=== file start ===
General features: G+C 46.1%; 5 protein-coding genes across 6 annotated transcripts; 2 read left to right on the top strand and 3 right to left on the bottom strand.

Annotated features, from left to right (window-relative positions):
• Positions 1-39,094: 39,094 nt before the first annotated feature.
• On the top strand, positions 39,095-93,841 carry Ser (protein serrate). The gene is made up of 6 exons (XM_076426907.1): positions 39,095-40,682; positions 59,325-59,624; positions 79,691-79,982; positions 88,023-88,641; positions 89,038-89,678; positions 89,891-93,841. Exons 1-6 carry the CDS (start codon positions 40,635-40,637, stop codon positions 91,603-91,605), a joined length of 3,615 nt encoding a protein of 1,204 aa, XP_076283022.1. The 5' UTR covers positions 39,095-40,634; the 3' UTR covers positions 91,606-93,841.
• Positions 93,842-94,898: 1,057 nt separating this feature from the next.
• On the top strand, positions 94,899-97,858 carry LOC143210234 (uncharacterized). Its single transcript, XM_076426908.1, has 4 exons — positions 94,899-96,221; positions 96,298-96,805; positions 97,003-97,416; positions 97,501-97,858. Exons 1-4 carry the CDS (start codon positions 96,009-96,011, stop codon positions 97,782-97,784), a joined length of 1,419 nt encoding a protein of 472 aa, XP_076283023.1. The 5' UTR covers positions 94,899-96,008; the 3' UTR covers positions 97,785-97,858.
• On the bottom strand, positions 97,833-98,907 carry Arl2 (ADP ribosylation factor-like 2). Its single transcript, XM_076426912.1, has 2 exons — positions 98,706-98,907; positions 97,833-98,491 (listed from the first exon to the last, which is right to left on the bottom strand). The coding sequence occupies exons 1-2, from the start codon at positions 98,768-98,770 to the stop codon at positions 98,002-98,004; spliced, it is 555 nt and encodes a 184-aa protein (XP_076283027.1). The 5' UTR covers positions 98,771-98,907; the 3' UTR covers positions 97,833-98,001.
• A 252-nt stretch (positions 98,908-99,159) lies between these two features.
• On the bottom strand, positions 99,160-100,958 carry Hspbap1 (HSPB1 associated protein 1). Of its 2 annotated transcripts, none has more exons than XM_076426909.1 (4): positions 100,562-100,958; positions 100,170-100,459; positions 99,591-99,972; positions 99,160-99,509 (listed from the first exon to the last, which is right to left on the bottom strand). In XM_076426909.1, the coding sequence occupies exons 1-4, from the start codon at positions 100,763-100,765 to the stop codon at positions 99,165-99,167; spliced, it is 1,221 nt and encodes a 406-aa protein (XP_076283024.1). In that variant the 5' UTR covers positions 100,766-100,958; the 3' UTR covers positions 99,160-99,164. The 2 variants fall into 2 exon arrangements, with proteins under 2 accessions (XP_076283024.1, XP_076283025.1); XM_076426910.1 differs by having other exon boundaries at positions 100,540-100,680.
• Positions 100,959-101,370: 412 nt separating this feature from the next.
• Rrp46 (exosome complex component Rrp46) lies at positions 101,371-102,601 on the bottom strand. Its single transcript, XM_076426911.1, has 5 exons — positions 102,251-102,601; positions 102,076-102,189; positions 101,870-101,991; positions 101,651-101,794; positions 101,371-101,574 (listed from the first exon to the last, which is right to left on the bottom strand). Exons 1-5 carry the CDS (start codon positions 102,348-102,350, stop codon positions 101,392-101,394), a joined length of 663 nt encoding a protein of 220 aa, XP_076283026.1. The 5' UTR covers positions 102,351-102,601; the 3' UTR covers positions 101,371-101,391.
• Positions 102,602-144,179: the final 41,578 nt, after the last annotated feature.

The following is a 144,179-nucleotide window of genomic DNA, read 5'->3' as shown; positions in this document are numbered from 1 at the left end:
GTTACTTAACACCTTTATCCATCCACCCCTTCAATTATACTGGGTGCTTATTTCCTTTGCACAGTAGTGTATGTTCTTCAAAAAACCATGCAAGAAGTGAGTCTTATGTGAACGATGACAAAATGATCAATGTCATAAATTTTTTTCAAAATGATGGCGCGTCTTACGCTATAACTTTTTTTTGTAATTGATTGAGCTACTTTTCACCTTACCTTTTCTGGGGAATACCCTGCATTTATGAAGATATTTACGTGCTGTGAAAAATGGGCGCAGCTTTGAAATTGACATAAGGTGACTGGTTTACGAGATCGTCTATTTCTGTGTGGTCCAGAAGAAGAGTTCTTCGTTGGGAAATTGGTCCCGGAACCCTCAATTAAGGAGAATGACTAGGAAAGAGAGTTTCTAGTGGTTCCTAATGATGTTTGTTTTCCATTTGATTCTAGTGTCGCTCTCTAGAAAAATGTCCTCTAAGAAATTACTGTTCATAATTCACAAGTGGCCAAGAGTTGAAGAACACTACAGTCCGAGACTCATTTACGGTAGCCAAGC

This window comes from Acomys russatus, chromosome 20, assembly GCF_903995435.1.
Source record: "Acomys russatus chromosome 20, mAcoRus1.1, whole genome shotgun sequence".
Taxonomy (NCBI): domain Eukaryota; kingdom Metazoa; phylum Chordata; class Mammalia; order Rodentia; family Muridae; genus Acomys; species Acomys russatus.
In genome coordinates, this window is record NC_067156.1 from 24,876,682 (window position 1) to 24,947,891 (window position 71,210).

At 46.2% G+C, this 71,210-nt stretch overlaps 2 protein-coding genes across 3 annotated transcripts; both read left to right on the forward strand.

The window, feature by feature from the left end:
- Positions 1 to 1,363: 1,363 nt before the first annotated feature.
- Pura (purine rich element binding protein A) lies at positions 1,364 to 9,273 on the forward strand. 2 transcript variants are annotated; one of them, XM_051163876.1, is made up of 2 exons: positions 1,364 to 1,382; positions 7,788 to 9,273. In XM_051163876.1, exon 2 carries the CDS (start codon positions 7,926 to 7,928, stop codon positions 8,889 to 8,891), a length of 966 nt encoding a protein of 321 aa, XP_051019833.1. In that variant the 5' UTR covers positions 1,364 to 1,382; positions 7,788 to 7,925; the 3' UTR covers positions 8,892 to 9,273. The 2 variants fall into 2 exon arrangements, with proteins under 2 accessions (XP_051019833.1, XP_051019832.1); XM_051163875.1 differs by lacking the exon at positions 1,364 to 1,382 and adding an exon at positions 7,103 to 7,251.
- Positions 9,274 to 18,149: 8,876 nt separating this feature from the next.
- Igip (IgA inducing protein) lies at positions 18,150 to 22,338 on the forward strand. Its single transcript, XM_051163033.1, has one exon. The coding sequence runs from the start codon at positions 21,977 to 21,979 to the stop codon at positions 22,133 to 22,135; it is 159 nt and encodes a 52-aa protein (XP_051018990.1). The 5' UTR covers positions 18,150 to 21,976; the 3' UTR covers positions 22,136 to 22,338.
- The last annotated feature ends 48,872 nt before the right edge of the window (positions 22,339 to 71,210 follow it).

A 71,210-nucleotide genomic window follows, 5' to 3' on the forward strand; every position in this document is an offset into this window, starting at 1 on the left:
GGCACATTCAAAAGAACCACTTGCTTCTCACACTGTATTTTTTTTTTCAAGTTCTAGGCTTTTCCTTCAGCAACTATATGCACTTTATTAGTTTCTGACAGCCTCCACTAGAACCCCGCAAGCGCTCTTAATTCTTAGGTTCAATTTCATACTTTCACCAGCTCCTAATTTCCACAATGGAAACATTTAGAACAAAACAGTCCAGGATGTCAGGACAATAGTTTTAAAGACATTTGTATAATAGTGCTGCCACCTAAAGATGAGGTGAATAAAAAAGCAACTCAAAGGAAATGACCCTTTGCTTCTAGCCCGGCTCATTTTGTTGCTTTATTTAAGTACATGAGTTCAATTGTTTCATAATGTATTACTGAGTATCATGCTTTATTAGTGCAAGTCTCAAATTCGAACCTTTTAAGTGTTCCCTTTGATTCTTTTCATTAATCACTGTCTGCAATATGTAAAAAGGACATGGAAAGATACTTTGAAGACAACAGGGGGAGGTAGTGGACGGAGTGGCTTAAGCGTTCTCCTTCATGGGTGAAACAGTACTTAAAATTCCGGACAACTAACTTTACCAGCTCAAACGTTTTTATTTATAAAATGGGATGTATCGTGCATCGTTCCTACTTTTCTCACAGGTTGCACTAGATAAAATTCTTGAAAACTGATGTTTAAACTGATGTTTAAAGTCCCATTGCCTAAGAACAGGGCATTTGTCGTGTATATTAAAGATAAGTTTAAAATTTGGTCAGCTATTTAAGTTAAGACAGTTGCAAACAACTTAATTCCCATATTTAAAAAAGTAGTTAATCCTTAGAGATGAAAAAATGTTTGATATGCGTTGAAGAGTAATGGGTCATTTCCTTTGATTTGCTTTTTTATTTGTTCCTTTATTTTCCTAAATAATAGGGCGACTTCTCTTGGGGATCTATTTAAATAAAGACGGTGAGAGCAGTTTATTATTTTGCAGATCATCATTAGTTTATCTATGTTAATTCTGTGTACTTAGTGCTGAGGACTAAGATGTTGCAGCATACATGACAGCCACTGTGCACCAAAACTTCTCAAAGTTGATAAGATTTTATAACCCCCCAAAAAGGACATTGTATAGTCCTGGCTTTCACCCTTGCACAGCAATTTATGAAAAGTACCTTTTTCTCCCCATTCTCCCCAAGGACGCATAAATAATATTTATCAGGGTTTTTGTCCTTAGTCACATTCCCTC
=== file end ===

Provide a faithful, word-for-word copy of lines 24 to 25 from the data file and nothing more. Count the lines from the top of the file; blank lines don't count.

- Igip (IgA inducing protein) lies at positions 18,150 to 22,338 on the forward strand. Its single transcript, XM_051163033.1, has one exon. The coding sequence runs from the start codon at positions 21,977 to 21,979 to the stop codon at positions 22,133 to 22,135; it is 159 nt and encodes a 52-aa protein (XP_051018990.1). The 5' UTR covers positions 18,150 to 21,976; the 3' UTR covers positions 22,136 to 22,338.
- The last annotated feature ends 48,872 nt before the right edge of the window (positions 22,339 to 71,210 follow it).